UtahThe opposition is having a party.

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Re: War in Mali
« Reply #20 on: January 23, 2013, 12:26:45 PM »
The Marine Corps has a bunch of ordnance that is starting to reach it's service life and I can't think of anything better to do with it than to punch holes in the desert. I'll go.

But seriously, we should just send in some spooks to talk to the locals, identify the bad guys as they come up in the ranks and then blow them to little bits with drones and traditional fixed wing. Africa will never be fixed. Ever.  That doesn't mean erasing a few punks from the area is a bad thing.

Exactly, give the new and up and coming leaders a little fear of us is about the only half-ways effective thing.  Heck, half of these guys, having US boots on the ground is great as it gives them an actual target to attack.
Montana"I’d say the worst part of all this is the feeling of betrayal,           but I’m betting the part where they break in here and beat us to death might be worse.”

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Re: War in Mali
« Reply #21 on: January 23, 2013, 02:37:47 PM »
Much as I don't want another ME entanglement, if the US has any honor left, they need to take this one.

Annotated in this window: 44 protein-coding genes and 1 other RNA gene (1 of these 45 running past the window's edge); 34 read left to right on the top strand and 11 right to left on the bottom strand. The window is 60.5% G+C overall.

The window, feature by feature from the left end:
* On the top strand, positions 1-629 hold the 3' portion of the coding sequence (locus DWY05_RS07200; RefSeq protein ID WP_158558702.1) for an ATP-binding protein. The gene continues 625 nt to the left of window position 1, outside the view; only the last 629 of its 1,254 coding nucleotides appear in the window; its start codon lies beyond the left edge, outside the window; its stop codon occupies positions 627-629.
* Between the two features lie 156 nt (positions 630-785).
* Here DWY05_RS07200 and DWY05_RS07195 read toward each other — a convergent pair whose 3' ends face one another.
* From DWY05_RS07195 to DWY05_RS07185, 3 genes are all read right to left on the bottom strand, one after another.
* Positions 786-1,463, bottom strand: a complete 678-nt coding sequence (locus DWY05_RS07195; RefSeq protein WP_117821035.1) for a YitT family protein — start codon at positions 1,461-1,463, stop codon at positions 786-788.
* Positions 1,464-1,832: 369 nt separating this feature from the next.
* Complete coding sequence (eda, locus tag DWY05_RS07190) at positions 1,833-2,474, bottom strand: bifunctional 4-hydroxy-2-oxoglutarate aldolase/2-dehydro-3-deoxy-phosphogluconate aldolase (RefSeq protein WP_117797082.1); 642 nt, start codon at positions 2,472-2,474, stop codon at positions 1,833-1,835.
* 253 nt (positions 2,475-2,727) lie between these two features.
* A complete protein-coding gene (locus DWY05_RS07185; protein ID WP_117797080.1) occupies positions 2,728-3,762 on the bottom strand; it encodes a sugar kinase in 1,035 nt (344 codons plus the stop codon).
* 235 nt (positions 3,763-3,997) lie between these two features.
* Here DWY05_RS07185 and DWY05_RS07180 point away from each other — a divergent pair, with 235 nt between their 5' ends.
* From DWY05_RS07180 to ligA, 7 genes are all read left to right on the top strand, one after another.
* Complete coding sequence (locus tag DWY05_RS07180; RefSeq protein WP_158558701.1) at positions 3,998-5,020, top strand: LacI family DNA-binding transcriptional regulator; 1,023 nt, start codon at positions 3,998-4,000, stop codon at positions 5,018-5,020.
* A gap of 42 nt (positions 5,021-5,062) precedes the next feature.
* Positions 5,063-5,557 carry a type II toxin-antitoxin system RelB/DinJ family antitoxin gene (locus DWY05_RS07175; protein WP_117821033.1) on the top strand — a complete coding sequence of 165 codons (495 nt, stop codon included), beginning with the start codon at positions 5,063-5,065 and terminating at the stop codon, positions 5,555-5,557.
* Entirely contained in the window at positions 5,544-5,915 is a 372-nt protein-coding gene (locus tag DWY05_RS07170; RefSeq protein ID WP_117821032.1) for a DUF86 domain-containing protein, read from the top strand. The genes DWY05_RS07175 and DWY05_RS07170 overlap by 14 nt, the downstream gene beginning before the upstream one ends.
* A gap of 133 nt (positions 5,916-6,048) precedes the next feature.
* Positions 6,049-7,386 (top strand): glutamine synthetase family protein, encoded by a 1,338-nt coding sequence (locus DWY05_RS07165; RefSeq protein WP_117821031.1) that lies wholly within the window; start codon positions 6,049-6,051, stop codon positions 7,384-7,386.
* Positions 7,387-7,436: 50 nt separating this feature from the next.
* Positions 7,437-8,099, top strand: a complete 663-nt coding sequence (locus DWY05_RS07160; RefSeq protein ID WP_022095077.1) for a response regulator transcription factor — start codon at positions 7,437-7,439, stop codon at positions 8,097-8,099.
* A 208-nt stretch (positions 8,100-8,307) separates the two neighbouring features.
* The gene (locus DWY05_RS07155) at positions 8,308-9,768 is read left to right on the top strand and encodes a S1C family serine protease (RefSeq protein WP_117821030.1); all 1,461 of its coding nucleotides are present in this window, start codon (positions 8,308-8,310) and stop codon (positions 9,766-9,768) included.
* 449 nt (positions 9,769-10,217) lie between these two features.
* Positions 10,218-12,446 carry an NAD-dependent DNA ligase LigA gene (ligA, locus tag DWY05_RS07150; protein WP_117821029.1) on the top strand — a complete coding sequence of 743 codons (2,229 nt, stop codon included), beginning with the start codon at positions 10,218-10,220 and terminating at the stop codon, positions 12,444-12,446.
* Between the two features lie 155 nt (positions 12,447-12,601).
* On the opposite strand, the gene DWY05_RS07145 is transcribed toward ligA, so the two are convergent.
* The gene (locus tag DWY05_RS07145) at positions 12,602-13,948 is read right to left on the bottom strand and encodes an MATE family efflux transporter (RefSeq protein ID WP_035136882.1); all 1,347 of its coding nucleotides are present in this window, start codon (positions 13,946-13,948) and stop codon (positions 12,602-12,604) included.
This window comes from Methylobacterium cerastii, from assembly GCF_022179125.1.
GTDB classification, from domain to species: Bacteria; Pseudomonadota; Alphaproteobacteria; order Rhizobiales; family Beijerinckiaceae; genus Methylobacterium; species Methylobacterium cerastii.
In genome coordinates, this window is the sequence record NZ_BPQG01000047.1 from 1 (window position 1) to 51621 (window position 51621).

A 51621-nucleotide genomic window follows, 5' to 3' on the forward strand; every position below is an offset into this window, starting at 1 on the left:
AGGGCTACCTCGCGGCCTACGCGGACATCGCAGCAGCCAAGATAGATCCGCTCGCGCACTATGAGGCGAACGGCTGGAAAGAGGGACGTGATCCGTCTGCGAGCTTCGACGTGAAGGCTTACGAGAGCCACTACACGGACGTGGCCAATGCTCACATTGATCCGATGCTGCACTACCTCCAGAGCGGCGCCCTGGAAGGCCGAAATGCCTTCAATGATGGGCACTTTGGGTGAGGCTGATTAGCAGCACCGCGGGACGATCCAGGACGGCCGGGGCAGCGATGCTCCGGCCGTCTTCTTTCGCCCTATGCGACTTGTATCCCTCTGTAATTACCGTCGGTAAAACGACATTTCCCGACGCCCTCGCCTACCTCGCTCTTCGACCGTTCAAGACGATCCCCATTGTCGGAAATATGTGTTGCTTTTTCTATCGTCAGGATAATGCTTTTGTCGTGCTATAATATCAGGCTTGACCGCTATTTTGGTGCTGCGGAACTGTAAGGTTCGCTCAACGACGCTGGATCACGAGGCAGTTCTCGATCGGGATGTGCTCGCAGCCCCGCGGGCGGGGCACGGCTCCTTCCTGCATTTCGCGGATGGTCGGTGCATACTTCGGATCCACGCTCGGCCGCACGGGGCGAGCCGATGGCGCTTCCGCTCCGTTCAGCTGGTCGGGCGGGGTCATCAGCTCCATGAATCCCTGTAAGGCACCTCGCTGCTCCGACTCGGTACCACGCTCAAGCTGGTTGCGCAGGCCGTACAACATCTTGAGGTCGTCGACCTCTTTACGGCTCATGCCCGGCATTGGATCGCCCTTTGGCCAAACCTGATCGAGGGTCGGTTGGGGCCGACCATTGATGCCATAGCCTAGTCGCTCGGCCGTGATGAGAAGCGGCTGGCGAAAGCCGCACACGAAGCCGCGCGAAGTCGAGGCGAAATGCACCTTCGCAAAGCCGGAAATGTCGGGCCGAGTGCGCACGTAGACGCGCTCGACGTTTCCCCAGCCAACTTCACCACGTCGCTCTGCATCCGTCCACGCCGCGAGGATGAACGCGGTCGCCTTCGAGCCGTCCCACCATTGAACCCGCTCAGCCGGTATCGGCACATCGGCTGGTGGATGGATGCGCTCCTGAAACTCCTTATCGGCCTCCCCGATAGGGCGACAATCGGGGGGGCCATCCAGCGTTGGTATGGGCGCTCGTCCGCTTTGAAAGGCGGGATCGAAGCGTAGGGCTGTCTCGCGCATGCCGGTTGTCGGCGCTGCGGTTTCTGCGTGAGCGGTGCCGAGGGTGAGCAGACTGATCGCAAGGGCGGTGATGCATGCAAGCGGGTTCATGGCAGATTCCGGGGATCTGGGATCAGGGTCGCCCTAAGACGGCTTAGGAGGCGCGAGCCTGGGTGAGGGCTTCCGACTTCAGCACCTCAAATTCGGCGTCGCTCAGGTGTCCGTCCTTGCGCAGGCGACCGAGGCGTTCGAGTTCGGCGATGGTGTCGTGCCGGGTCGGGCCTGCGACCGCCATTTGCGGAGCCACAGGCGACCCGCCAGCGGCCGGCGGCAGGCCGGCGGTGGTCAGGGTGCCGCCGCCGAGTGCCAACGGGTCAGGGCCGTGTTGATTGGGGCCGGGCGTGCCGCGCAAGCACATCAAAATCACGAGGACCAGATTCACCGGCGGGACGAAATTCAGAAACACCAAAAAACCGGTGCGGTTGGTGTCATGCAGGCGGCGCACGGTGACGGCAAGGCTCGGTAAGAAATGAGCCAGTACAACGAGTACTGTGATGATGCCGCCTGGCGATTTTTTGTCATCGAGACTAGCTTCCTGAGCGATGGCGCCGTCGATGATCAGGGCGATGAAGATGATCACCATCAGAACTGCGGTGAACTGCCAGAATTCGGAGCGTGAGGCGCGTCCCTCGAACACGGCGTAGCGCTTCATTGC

I concur with NC and Outbreak.

Leave Africa alone. Trust me, better off this way. Air drop a few pallets of AKs and MREs if you feel like you need to do something. Air dropping into the Atlantic by "accident" would be even smarter.

There is no upside, and lots of downside. Last thing we want to do is try to modernize yet ANOTHER country with our own loot. On the flip side, helping the French Army out with some freight hauling wouldn't be that bad of an idea. We do owe them for helping out in the last few wars we fought.
To know the darkness is to love the light,
to welcome dawn and fear the coming night.
- Book of Counted Sorrows

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Re: War in Mali
« Reply #22 on: January 23, 2013, 02:49:00 PM »
We do owe them for helping out in the last few wars we fought.
On that note, I'm pretty sure that was repaid with interest on Lybia - France's other recent pet war...



Kaso
The proper way to get people to use their rights in a way that conforms to one’s own way of acting is through persuasion, not the force of law.

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Re: War in Mali
« Reply #23 on: January 23, 2013, 03:00:11 PM »
What better way to clean out those who would not bare arms against American citizens than making them go to an embroiled Vietnam like conflict.
Which I need to remind everyone that a Democrat President and a Democrat controlled Congress got involved in.
Not that the Repubs are any better at it.
But all of these were to hide the shortfalls and idiocy of bad decisions.
Ah, Politics.
I hate Politics...

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Re: War in Mali
« Reply #24 on: January 23, 2013, 04:07:20 PM »
America is never going to learn is it?   :facepalm :facepalm :facepalm :facepalm :facepalm
Virginia"The Middle East is obviously an issue that has plagued the region for centuries." --Our illustrious leader OBAMA. Tampa, Fla., Jan. 28, 2010